Networks, which Ferguson examines in Chapter 4, are not only significant in how viruses are spread, but also how ideas travel. “The thing that makes this disaster different is that unlike, say in 1957 [the Asian Flu pandemic], the internet plays this new role of disseminating contagions of the mind that greatly impede rational discourse about public health or indeed anything else,” Ferguson told me. “Watching theories about the virus, remedies for the virus, and the vaccines spread really seem to be taking us into new territory. In some ways the infodemic has been as big a problem as the pandemic itself. We have a machine for disseminating crazy ideas far more powerful than existed in the 1940s or 1950s.” (Ferguson details our evolving networks and their social impact in his 2019 book The Square and the Tower: Networks and Power from the Freemasons to Facebook.)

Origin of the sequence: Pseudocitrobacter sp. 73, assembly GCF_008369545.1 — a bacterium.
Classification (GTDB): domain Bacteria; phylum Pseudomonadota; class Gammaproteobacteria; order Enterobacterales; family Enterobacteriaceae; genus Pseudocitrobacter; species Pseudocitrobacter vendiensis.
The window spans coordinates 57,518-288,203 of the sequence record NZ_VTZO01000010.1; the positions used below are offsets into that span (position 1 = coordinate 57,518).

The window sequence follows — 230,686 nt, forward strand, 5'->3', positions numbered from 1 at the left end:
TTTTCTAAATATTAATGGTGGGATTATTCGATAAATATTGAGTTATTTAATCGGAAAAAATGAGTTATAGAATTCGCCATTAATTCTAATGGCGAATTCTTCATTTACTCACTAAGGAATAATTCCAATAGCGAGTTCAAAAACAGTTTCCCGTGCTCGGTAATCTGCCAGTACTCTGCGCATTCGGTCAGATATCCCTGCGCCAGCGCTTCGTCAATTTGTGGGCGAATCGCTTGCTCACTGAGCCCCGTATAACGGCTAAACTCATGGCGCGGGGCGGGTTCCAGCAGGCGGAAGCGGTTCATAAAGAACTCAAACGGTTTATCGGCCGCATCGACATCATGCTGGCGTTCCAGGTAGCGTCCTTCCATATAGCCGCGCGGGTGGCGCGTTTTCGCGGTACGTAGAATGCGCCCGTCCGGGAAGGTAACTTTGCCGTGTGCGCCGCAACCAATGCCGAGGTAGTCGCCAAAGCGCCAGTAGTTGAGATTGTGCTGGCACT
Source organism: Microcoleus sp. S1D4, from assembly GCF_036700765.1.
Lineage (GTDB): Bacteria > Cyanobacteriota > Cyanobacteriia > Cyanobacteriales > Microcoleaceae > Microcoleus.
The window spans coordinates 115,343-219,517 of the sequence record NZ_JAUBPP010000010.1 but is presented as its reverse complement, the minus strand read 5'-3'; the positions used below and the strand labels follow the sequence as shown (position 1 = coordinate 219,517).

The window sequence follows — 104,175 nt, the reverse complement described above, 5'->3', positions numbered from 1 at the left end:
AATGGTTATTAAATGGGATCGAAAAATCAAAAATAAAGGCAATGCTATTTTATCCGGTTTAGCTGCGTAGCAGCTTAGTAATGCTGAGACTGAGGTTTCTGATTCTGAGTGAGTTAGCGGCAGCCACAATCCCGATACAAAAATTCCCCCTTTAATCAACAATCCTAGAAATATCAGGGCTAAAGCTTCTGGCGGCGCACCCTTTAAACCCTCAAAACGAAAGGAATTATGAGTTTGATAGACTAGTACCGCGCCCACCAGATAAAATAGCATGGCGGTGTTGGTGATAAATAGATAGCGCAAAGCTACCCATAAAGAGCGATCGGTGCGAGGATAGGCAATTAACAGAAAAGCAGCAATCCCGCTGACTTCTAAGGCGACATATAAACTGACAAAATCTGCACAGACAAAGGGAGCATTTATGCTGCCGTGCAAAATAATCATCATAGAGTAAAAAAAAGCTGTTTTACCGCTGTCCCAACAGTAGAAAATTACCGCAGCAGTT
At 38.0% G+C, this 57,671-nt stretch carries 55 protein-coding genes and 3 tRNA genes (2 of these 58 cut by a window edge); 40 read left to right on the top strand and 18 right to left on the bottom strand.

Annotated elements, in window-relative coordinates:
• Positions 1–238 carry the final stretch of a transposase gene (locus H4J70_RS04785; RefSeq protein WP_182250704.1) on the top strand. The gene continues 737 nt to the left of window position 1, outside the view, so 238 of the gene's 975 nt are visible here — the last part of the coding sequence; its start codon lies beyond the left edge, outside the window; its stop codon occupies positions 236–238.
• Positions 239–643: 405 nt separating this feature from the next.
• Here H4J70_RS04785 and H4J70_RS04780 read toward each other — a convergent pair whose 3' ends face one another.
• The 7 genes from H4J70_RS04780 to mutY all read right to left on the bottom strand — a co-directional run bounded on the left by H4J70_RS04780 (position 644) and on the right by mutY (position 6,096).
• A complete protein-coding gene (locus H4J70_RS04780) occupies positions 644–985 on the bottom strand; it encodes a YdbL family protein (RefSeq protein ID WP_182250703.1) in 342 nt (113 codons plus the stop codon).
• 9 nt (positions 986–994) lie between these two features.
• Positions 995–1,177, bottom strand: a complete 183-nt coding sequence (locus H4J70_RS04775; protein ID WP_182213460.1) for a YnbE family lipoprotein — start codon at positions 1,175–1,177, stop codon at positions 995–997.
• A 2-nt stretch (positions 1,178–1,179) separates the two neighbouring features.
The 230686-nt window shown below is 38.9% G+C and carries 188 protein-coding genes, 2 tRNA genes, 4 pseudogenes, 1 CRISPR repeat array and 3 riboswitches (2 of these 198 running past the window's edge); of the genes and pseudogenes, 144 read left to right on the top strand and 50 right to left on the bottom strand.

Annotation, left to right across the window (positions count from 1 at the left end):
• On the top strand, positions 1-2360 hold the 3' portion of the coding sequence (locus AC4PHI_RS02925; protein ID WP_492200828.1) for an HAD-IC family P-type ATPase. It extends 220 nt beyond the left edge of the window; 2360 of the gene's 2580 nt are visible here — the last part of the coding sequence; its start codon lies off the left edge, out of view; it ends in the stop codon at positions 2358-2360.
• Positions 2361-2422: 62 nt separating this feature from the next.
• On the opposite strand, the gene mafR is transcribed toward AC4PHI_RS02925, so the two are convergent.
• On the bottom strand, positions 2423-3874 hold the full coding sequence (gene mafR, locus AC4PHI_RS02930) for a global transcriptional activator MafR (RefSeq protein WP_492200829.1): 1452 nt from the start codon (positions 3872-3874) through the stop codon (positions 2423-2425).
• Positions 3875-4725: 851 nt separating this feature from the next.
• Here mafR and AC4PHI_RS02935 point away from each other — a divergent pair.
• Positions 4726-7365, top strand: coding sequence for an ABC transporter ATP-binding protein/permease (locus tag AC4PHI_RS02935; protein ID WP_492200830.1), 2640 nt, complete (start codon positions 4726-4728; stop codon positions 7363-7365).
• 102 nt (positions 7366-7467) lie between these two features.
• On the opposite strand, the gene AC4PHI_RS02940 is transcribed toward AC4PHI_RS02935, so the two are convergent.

Ferguson also debunks “the science delusion,” the postmodern religion our leaders genuflect to in virtually every press conference. Science is a tool, not a belief system, and these tools have had a hard time keeping pace with us. “Empire forced the pace of research into infectious diseases,” Ferguson writes, “but it also forced the pace of the globalization of the world economy, creating new opportunities for diseases, not all of which submitted to vaccination or therapy.” In short, diseases have evolved with our civilization and adapted to our behavior.